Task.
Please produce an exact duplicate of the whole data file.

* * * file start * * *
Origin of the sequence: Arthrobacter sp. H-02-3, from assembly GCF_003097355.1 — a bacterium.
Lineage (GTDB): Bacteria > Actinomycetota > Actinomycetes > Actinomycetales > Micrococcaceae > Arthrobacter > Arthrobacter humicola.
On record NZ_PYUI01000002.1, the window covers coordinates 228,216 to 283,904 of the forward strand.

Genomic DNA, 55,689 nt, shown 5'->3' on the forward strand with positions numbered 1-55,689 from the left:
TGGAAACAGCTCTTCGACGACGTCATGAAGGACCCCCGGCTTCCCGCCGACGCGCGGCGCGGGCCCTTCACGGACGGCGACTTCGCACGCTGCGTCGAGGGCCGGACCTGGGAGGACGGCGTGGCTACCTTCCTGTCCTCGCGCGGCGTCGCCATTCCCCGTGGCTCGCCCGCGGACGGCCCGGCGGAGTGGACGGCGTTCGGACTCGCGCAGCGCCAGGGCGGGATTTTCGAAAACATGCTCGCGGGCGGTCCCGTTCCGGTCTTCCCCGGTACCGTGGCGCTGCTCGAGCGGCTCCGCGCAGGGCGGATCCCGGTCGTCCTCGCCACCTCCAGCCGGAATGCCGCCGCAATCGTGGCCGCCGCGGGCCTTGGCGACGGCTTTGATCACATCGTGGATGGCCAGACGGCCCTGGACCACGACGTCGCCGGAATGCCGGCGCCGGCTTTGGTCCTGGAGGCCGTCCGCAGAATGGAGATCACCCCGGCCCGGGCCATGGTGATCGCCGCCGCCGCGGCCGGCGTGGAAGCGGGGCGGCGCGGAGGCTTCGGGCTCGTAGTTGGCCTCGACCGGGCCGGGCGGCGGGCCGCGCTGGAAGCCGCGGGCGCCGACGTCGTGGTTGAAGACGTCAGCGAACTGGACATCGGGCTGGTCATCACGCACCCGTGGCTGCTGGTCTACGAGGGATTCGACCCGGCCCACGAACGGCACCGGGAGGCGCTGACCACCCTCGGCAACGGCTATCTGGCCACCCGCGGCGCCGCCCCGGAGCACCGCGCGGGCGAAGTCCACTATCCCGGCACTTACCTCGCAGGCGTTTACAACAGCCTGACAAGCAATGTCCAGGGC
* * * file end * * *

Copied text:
Origin of the sequence: Arthrobacter sp. H-02-3, from assembly GCF_003097355.1 — a bacterium.
Lineage (GTDB): Bacteria > Actinomycetota > Actinomycetes > Actinomycetales > Micrococcaceae > Arthrobacter > Arthrobacter humicola.
On record NZ_PYUI01000002.1, the window covers coordinates 228,216 to 283,904 of the forward strand.

Genomic DNA, 55,689 nt, shown 5'->3' on the forward strand with positions numbered 1-55,689 from the left:
TGGAAACAGCTCTTCGACGACGTCATGAAGGACCCCCGGCTTCCCGCCGACGCGCGGCGCGGGCCCTTCACGGACGGCGACTTCGCACGCTGCGTCGAGGGCCGGACCTGGGAGGACGGCGTGGCTACCTTCCTGTCCTCGCGCGGCGTCGCCATTCCCCGTGGCTCGCCCGCGGACGGCCCGGCGGAGTGGACGGCGTTCGGACTCGCGCAGCGCCAGGGCGGGATTTTCGAAAACATGCTCGCGGGCGGTCCCGTTCCGGTCTTCCCCGGTACCGTGGCGCTGCTCGAGCGGCTCCGCGCAGGGCGGATCCCGGTCGTCCTCGCCACCTCCAGCCGGAATGCCGCCGCAATCGTGGCCGCCGCGGGCCTTGGCGACGGCTTTGATCACATCGTGGATGGCCAGACGGCCCTGGACCACGACGTCGCCGGAATGCCGGCGCCGGCTTTGGTCCTGGAGGCCGTCCGCAGAATGGAGATCACCCCGGCCCGGGCCATGGTGATCGCCGCCGCCGCGGCCGGCGTGGAAGCGGGGCGGCGCGGAGGCTTCGGGCTCGTAGTTGGCCTCGACCGGGCCGGGCGGCGGGCCGCGCTGGAAGCCGCGGGCGCCGACGTCGTGGTTGAAGACGTCAGCGAACTGGACATCGGGCTGGTCATCACGCACCCGTGGCTGCTGGTCTACGAGGGATTCGACCCGGCCCACGAACGGCACCGGGAGGCGCTGACCACCCTCGGCAACGGCTATCTGGCCACCCGCGGCGCCGCCCCGGAGCACCGCGCGGGCGAAGTCCACTATCCCGGCACTTACCTCGCAGGCGTTTACAACAGCCTGACAAGCAATGTCCAGGGC